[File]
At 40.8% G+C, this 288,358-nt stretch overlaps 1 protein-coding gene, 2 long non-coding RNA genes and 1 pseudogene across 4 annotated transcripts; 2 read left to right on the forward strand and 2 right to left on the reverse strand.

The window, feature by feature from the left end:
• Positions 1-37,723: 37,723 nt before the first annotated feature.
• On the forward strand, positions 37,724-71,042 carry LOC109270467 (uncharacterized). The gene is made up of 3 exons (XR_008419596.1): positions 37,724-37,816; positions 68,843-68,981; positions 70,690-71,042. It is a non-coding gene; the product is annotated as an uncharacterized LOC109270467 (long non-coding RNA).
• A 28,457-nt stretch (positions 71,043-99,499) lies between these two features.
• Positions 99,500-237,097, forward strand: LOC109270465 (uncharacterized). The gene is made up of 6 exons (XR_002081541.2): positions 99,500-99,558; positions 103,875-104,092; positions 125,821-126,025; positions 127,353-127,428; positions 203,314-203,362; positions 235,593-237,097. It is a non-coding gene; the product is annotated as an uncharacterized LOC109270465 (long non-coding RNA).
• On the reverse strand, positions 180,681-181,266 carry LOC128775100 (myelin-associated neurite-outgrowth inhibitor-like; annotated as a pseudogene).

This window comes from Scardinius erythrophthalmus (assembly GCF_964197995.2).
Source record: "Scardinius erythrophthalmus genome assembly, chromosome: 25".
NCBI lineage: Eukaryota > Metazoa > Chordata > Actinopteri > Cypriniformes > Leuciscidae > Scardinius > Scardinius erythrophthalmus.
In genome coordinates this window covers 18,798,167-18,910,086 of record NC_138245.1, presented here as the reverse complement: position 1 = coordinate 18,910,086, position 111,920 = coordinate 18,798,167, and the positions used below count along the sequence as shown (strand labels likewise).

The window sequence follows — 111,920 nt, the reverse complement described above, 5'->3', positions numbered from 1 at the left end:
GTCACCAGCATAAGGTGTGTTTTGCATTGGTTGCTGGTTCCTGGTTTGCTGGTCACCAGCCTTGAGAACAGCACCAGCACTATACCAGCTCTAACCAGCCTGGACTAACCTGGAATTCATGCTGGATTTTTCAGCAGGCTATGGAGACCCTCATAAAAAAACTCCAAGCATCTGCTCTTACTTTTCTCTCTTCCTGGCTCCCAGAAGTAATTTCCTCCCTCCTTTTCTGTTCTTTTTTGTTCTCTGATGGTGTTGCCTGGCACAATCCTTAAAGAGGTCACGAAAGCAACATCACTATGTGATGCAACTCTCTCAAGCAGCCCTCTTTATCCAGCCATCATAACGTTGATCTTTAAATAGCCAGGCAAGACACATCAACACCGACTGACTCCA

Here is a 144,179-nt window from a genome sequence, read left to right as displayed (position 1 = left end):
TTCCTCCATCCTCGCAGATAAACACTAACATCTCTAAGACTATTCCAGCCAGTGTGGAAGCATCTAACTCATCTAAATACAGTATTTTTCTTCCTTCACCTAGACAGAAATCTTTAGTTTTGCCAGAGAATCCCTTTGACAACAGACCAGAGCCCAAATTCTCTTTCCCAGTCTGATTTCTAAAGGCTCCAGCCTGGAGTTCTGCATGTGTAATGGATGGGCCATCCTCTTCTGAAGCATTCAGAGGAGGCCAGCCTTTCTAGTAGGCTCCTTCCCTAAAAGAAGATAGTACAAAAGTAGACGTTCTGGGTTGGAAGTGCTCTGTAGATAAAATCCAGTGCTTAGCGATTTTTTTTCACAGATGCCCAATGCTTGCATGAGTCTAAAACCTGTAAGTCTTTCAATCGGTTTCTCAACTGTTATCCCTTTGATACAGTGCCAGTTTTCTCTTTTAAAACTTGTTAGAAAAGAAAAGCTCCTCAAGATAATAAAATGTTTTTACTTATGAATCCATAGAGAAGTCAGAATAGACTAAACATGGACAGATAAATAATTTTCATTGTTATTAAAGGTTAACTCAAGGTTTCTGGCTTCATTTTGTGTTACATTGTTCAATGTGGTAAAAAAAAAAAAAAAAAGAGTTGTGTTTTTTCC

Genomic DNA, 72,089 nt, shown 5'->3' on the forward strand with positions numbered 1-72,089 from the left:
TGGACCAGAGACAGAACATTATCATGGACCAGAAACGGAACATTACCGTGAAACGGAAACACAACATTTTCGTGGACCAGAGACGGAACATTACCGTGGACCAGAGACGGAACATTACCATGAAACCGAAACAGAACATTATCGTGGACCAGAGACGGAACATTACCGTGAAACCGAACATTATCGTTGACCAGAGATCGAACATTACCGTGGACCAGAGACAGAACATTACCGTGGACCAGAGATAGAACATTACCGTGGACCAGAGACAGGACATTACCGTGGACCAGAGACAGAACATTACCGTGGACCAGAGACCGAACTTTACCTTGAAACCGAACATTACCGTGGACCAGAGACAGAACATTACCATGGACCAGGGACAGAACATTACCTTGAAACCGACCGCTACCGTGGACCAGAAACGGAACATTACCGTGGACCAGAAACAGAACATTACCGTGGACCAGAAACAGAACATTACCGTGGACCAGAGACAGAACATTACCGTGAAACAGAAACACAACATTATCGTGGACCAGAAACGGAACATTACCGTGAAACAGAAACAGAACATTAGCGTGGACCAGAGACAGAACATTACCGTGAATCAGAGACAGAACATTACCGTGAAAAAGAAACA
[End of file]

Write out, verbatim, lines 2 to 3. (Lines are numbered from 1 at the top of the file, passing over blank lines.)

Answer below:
The window, feature by feature from the left end:
• Positions 1-37,723: 37,723 nt before the first annotated feature.